In my district, students come to middle school understanding the thinking strategies, but I was finding that they weren't able to answer the "why." My Guiding Question addresses that:
When my students respond to my Guiding Question (it's on the overhead each day), they spend no more than five minutes answering the question or prompt in their Writer's Notebooks. These are regular Composition notebooks students keep in my classroom. Each day, they jot down the date, but don't have to write the question. I want it as informal as possible. Sometimes a student will just write a bulleted list, and that's okay with me. The purpose is to get students in the mode of the lesson and the Guiding Questions is meant to, well, guide them.
At the end of 5 minutes, we have a quick share-out and jump into the mini-lesson.
Unfortunately, having children, I've seen way too many episodes of Spongebob. Fortunately, so have my students!
Here's what I tell my students: When I think of background knowledge, I think of our brains being like file cabinets. Each file in the cabinet is full of information. In thinking about our read-aloud book right now, Ninth Ward, I'll use the example of "hurricanes." I have a file folder in my file cabinet brain marked "hurricanes." When I'm reading a text, and it mentions hurricanes, I get that file out and go through the entire file (this happens, by the way, at the speed of light!).
When our book first mentioned hurricanes, my brain was connecting to the time I was in a hurricane. I was at a hotel, and I can still visualize the pool chairs blowing all over the place. In the same file are news stories about hurricanes, news images of weather maps showing hurricanes, and on and on!
And then I saw a Spongebob episode that reiterated this notion!
I can't upload the actual link, but I can refer you here to the episode, entitled "Squilliam Returns."
In the episode, SpongeBob must empty his mind of everything. The visual is perfect for what I'm trying to get my students to understand: little versions of Spongebob are opening file cabinets and dumping out files.
The episode is about ten minutes long and I want my students to really only connect to the visual, so I don't have them record anything about the show. Afterward, we have a quick talk about how what SpongeBob was doing was erasing his Background Knowledge. Eek!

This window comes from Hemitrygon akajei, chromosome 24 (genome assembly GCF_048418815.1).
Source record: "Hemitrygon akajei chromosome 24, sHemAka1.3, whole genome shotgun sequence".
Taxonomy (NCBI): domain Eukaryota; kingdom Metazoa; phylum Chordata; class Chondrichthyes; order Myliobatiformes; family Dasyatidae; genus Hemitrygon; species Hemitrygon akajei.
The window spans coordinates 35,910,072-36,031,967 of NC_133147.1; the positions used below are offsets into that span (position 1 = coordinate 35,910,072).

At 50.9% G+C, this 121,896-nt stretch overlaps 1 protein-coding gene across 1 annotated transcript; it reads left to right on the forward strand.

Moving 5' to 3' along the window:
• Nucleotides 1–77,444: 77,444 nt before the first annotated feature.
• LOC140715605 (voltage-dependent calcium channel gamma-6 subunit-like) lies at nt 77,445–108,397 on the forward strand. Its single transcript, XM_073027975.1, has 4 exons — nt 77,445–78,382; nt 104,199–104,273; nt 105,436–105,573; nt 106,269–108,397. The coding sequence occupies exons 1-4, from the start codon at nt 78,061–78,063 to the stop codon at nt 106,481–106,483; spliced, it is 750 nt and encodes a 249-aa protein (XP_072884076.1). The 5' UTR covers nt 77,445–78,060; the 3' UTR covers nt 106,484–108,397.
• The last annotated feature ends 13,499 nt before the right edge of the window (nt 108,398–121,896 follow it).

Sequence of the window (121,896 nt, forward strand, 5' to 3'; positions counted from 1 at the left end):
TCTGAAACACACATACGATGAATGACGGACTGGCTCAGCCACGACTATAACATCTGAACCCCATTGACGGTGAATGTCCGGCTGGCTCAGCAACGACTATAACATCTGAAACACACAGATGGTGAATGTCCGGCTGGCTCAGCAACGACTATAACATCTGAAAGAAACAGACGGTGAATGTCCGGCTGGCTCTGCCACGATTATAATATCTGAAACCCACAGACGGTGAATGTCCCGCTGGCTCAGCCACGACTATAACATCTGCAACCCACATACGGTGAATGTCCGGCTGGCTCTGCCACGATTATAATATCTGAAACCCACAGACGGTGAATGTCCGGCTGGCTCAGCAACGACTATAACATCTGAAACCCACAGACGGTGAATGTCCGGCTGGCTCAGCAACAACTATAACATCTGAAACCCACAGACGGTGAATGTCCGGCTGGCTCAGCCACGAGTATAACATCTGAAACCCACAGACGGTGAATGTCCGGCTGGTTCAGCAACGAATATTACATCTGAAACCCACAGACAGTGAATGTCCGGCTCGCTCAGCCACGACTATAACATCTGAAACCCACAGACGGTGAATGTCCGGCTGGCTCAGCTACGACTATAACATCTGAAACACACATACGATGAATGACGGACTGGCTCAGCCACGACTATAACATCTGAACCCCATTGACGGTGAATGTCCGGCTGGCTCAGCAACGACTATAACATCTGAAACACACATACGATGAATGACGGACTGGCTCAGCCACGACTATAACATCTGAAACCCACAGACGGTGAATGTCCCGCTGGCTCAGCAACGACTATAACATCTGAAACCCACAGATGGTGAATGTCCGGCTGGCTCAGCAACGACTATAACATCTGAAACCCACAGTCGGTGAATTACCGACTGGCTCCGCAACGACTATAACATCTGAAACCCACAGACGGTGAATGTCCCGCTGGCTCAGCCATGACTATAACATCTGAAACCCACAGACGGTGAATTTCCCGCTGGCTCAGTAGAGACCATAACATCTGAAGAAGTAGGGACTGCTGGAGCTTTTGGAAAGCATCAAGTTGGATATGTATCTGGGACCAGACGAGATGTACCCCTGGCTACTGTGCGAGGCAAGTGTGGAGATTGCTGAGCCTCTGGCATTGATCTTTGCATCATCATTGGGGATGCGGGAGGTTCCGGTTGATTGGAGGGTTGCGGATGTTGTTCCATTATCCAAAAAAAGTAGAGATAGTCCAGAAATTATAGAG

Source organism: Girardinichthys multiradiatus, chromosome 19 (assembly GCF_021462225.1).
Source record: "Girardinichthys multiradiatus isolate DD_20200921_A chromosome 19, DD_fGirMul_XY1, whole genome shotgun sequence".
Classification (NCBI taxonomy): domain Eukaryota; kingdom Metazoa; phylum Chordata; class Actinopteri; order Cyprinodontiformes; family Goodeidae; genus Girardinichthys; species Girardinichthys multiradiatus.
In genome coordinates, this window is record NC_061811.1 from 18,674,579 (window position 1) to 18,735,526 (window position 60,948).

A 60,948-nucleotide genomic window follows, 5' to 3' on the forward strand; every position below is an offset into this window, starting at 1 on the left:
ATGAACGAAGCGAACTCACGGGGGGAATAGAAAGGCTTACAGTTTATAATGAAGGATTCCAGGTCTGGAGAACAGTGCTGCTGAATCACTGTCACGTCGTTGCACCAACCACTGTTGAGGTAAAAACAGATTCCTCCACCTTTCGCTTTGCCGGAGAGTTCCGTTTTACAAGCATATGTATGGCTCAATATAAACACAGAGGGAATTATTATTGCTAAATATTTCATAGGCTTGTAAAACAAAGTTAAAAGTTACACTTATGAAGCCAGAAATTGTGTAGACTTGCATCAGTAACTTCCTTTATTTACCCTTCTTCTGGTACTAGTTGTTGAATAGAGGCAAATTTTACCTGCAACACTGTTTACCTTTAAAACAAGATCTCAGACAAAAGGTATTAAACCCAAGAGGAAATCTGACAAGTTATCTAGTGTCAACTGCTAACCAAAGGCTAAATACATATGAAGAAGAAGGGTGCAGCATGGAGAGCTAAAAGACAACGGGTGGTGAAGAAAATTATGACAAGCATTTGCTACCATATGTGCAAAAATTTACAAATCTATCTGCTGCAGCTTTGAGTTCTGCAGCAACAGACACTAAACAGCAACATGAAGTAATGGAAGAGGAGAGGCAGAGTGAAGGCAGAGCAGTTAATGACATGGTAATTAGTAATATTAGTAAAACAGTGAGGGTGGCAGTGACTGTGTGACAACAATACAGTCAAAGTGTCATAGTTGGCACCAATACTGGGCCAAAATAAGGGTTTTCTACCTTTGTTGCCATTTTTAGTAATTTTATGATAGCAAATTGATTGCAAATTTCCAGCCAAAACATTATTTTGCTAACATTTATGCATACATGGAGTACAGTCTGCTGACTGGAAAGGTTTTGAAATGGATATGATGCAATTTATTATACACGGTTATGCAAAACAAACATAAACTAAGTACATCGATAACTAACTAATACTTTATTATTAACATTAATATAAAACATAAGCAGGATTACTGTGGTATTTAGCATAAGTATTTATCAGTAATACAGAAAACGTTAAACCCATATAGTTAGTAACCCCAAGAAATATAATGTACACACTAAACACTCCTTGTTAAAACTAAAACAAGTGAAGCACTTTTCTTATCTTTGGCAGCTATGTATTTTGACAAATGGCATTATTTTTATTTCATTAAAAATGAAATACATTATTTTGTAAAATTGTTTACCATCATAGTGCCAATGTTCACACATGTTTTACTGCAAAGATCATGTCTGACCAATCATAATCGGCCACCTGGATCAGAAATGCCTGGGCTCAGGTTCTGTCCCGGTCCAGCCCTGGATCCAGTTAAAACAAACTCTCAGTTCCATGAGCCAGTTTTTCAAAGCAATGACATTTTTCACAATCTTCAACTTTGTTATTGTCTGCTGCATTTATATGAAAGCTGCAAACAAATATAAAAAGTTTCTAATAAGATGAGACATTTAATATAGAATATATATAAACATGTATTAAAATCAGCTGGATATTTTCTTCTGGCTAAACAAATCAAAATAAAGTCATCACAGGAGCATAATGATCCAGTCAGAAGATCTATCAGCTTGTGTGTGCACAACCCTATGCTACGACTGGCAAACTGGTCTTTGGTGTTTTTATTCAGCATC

It's important for students to be metacognitive and to notice when they have a connection to something. Metacognition is a way for students to self-regulate: they may understand when to go full-steam-ahead with a text if they have a lot of schema, or when to slow down through a text because they need to fill in those gaps. Common Core wants students to be able to understand what texts say both explicitly and to draw inferences. Connecting to background knowledge is really the base of that, I think.
For the second half of the Work Time, we read aloud from our book, Ninth Ward. As I'm reading students have their Writer's Notebooks, and are working hard to make those connections to self, or using background knowledge.
For the work time, I give students time to practice using Background Knowledge during their independent reading. During this time, I'm conferring with students and beginning each meeting with a question like, "What text-to-self connections are you able to make in this book?" If the student is unable, I'll read from their book until I'm able to make a connection and model it again. Then, it'll be the student's turn. I won't leave the conferring session until that child is able to demonstrate making that connection.
For the kiddos that I'm unable to meet with, I ask that they read their books through that Background Knowledge lens, and if they are able to make connections, to quickly jot it down in their notebooks.
If a kid cannot make a connection, here's what I attempt:
Students choose a Reflection stems each day that will jump start their reflection. After a lesson like this, one that will help with their self-efficacy, students will usually use something like, "Today I rocked Language Art because I made a ton of connections in my book." Or sometimes they'll capture some of the thinking related to our Read Aloud, and they'll say something like, "I think Lanesha is going to find her father."
They really have a lot of freedom using these stems. I literally only give them 3 minutes at the very end of class to choose a stem and write a one-sentence reflection in their notebooks.
Here's a reflection stem from another lesson: